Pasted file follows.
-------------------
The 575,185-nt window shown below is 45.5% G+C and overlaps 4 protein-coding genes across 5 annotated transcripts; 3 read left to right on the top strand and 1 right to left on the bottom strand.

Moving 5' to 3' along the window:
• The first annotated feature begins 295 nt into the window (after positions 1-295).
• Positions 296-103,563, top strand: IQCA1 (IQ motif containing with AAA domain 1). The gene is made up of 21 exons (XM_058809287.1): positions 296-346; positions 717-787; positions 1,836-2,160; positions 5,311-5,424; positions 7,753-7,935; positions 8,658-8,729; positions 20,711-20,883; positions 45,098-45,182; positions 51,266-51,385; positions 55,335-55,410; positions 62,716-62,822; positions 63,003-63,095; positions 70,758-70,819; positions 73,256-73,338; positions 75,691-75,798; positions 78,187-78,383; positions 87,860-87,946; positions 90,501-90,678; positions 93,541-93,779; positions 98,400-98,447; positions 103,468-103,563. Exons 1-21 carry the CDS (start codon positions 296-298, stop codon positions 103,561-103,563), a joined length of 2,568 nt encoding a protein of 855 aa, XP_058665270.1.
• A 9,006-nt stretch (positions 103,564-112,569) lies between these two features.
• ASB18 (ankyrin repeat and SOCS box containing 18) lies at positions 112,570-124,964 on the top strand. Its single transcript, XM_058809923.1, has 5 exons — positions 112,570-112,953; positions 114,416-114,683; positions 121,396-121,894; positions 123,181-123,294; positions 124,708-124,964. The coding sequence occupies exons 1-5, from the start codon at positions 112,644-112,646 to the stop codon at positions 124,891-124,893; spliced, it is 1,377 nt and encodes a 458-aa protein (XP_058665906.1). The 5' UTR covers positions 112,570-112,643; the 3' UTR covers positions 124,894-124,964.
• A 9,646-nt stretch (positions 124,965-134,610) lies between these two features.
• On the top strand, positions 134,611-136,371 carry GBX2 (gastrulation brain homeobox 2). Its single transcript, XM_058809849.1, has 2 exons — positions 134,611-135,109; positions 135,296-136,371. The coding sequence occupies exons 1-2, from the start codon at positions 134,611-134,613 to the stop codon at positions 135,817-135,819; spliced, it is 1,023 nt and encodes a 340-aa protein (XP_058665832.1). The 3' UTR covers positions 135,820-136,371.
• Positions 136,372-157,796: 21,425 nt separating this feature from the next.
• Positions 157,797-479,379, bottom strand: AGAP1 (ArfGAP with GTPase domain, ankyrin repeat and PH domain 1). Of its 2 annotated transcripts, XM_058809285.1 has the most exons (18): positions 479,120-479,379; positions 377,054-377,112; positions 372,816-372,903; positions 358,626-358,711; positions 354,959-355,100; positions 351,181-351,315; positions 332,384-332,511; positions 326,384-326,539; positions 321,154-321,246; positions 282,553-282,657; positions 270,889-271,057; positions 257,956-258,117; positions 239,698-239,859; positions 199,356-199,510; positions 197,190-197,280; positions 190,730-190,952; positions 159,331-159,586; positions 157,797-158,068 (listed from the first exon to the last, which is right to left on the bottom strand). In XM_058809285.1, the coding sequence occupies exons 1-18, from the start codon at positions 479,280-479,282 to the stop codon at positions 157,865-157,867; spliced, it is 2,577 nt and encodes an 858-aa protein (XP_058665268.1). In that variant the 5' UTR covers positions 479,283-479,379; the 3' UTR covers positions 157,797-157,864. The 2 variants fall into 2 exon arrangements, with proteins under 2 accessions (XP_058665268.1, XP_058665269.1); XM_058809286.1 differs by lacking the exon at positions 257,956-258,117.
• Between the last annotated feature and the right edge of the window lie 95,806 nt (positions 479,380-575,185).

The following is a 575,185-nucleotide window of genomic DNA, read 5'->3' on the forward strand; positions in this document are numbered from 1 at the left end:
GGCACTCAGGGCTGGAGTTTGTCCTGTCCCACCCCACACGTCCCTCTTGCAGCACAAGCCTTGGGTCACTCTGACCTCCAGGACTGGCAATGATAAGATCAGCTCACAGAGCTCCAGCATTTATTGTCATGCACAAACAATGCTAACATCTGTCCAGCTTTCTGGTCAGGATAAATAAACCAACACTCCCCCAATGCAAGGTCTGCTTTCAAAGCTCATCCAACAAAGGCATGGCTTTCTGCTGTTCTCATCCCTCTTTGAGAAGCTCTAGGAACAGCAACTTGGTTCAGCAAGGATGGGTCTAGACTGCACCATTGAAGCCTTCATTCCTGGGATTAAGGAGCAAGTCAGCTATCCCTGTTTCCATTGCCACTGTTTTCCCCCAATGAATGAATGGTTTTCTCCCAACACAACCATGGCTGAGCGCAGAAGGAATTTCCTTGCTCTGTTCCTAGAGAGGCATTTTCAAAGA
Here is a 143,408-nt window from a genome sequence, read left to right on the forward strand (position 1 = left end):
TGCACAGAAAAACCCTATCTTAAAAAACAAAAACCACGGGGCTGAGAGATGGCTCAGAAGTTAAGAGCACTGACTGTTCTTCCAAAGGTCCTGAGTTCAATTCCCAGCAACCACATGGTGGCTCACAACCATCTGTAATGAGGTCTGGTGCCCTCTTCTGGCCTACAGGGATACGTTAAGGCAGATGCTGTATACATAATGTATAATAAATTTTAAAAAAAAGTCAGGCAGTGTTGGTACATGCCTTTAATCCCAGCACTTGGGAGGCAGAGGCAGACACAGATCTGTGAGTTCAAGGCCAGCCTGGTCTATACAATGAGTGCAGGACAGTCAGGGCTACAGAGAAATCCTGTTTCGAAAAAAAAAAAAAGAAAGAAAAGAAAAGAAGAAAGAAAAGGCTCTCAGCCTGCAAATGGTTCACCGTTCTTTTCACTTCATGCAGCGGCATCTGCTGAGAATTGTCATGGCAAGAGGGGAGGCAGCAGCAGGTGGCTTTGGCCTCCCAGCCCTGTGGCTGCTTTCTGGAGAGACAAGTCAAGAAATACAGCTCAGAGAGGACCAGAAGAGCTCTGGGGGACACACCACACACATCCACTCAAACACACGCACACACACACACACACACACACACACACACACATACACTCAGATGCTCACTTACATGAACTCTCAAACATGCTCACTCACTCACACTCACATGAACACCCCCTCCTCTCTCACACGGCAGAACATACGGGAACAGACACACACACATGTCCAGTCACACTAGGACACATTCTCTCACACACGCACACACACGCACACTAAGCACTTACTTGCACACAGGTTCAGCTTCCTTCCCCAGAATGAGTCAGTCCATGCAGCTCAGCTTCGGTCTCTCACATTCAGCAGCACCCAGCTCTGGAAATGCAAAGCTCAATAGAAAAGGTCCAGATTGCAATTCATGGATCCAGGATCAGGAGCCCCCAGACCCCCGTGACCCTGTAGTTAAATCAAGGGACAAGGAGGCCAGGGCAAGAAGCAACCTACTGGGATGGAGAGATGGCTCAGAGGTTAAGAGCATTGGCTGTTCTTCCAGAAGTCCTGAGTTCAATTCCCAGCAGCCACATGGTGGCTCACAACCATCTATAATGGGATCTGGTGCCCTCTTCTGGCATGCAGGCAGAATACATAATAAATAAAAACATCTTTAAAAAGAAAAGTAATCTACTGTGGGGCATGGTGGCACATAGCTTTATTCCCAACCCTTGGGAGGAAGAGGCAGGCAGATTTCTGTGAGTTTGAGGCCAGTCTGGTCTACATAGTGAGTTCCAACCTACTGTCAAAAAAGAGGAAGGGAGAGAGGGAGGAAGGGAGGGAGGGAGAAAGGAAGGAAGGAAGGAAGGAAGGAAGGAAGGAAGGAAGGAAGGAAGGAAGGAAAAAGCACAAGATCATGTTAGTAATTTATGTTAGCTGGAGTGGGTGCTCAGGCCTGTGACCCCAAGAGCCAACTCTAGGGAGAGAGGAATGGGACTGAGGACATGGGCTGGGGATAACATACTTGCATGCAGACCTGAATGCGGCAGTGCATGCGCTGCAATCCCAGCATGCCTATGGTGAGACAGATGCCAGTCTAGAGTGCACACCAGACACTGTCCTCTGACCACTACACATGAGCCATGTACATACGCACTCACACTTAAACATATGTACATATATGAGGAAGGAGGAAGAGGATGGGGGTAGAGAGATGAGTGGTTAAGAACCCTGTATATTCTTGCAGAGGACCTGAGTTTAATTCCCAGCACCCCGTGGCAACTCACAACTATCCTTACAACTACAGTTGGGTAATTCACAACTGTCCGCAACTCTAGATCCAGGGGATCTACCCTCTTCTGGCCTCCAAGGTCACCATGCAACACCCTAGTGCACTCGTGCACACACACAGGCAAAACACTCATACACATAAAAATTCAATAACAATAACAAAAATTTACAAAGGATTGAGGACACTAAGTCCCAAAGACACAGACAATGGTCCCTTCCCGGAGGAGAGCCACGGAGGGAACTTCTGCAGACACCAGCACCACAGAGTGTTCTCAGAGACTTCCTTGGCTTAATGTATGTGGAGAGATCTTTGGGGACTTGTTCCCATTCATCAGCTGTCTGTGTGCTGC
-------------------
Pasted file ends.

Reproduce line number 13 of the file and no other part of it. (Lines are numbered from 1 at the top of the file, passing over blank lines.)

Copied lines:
GGCACTCAGGGCTGGAGTTTGTCCTGTCCCACCCCACACGTCCCTCTTGCAGCACAAGCCTTGGGTCACTCTGACCTCCAGGACTGGCAATGATAAGATCAGCTCACAGAGCTCCAGCATTTATTGTCATGCACAAACAATGCTAACATCTGTCCAGCTTTCTGGTCAGGATAAATAAACCAACACTCCCCCAATGCAAGGTCTGCTTTCAAAGCTCATCCAACAAAGGCATGGCTTTCTGCTGTTCTCATCCCTCTTTGAGAAGCTCTAGGAACAGCAACTTGGTTCAGCAAGGATGGGTCTAGACTGCACCATTGAAGCCTTCATTCCTGGGATTAAGGAGCAAGTCAGCTATCCCTGTTTCCATTGCCACTGTTTTCCCCCAATGAATGAATGGTTTTCTCCCAACACAACCATGGCTGAGCGCAGAAGGAATTTCCTTGCTCTGTTCCTAGAGAGGCATTTTCAAAGA